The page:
Throwaway Style is a monthly column dedicated to examining all aspects of the Northwest music scene. Whether it’s a new artist making waves, headlines affecting local talent, or reflecting on some of the music that’s been a foundation in our region; this space celebrates everything happening in the Northwest region, every month on KEXP.org.
On this month’s edition, Martin Douglas speaks with the married Seattle pop duo Chinese American Bear about theirlong journey as both musicians and partners and how their lighthearted musical style is paired with staunch DIY ethos.
You know what they say: The couple who rides into their interview on a moped together…
In the fading moments of office hours, Anne Tong and Bryce Barsten — the married duo who write and perform songs as Chinese American Bear — meet me in the courtyard of KEXP, helmets in hand. It’s the first warm day of the year (a little late to the party, given this day reveals itself in late April) and in spite of temperatures being somewhere in the 70s, folks wearing hockey jerseys have descended upon Seattle Center in support of the Kraken’s home game in the NHL Playoffs, making themselves eligible for the tournament for the Stanley Cup in only their second season.
Plenty of people have abandoned the skin-crawling notion of wearing baggy polyester outerwear meant for its resistance to being in such close proximity to an ice floor. In the surrounding areas, there are lots of shorts creeping below the seven-inch inseam standard; a plethora of t-shirts and short-sleeved button-downs and sundresses and those black spandex shorts that college volleyball players wear.
Obviously, if you had the choice to ride any manner of two-wheeled vehicle after an extended late-winter which brought months of gray skies, rain, and sub-50-degree temperatures, you’d be a fool to not take it on a day like this. And Anne and Bryce are nobody’s fool. (At the risk of sounding too informal, I will be referring to both musicians by their first names. It feels weird to refer to a married couple by their last names, even though said last names are different.)
The first time I saw Chinese American Bear or heard a note of their music, they were playing their first show as a band; a gig at Sunset Tavern wedged between Throwaway Style all-stars Rachaels Children and psych-leaning post-punks Spirit Award. The spectacle of Chinese American Bear’s set belied their lack of tandem experience as a live band. It felt like a dance party in an alternate dimension or a borderline overdose of MDMA; the bright colors of both stage and music, people dancing in toy bear heads and dumpling costumes, the charge of serotonin rush of truly overstimulating fun.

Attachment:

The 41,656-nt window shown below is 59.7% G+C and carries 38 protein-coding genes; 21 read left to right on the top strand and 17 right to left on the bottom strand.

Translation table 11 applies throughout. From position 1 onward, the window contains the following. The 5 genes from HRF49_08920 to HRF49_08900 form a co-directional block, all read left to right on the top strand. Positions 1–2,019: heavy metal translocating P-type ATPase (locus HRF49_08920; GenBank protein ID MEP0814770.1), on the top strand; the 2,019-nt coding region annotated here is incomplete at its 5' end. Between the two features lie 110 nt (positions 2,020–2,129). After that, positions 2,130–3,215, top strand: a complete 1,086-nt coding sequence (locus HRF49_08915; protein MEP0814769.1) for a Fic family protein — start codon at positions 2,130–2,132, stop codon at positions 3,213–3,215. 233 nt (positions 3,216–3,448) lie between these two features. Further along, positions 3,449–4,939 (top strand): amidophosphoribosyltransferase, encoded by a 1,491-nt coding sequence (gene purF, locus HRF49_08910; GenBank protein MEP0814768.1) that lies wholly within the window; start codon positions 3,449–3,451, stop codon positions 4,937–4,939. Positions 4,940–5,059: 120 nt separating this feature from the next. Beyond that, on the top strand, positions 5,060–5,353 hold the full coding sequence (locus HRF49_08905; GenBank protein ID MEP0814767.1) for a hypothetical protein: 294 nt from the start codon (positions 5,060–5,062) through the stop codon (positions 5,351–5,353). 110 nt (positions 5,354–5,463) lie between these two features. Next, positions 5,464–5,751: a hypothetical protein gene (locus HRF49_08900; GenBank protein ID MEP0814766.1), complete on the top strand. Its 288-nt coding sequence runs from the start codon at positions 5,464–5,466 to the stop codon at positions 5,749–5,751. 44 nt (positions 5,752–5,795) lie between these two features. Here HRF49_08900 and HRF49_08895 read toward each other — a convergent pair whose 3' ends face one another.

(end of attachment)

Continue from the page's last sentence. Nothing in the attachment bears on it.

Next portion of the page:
As the three of us got settled, Anne and Bryce found a bathroom where they could change for photos. When they returned, they were adorned in the wigs that have become an integral part of their stage presence. About the wigs, Anne later says in our interview, “[They] make us feel less self-conscious and able to be our quirky selves onstage. When we put a wig on, it removes us from our day-to-day.”
For someone with Anne’s background as a classically trained pianist, her experience learning how to become a live performer in the context of pop music has been fun for her. Bryce says, “She turned out to be a natural performer. We got lucky.”
Bryce’s life in music started with piano lessons when he was six years old. “I was begging my parents to play because my sister played before me,” he says. “She’s older and would cry at the piano every single time, and so [my parents] wouldn’t let me play, but I begged them.”
Anne also has a background in classical music, taking violin lessons at age five (he hated it). “My mom said it was extremely painful to hear me practice, so I quit violin after a year,” he says with a laugh. Eventually, he gravitated toward piano, playing the instrument throughout his childhood and “pretty competitively” as a teenager, making his way to minoring in piano performance while attending college.
About what has drawn Bryce to classical music for the majority of his life, he speaks to how the form has taught him both discipline and how to use a different part of his brain. Musically, he speaks about how classical compositions have survived hundreds of years for good reason, and the range of possibilities in its style.
“I think we had very different childhoods,” Anne says with a chuckle. She met Bryce in the eighth grade while living in Spokane, but before her and her family landed in Eastern Washington, they lived in a variety of locales after leaving China when she was six or seven years old. Anne and her family lived in Michigan, Arizona, and West Virginia before venturing to Washington State. She recalls having attended seven different public schools before her family found a permanent home in Spokane, due to the nature of her father’s work and “getting settled in the country as immigrants.”